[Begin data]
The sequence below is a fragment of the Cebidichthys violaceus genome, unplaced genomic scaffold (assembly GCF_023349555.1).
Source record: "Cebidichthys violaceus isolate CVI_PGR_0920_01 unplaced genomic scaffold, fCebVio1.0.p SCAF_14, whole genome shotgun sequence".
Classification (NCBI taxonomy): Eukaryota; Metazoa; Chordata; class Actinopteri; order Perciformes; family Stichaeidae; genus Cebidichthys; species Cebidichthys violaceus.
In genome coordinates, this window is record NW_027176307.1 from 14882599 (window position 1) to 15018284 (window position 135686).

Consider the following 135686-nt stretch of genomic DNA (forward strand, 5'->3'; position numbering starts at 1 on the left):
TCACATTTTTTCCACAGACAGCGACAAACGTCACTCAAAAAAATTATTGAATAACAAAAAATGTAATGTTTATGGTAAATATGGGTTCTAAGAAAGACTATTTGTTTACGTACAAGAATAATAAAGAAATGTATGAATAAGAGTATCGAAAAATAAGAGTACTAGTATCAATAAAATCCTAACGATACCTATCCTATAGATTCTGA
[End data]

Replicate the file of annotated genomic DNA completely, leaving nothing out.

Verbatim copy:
The sequence below is a fragment of the Cebidichthys violaceus genome, unplaced genomic scaffold (assembly GCF_023349555.1).
Source record: "Cebidichthys violaceus isolate CVI_PGR_0920_01 unplaced genomic scaffold, fCebVio1.0.p SCAF_14, whole genome shotgun sequence".
Classification (NCBI taxonomy): Eukaryota; Metazoa; Chordata; class Actinopteri; order Perciformes; family Stichaeidae; genus Cebidichthys; species Cebidichthys violaceus.
In genome coordinates, this window is record NW_027176307.1 from 14882599 (window position 1) to 15018284 (window position 135686).

Consider the following 135686-nt stretch of genomic DNA (forward strand, 5'->3'; position numbering starts at 1 on the left):
TCACATTTTTTCCACAGACAGCGACAAACGTCACTCAAAAAAATTATTGAATAACAAAAAATGTAATGTTTATGGTAAATATGGGTTCTAAGAAAGACTATTTGTTTACGTACAAGAATAATAAAGAAATGTATGAATAAGAGTATCGAAAAATAAGAGTACTAGTATCAATAAAATCCTAACGATACCTATCCTATAGATTCTGA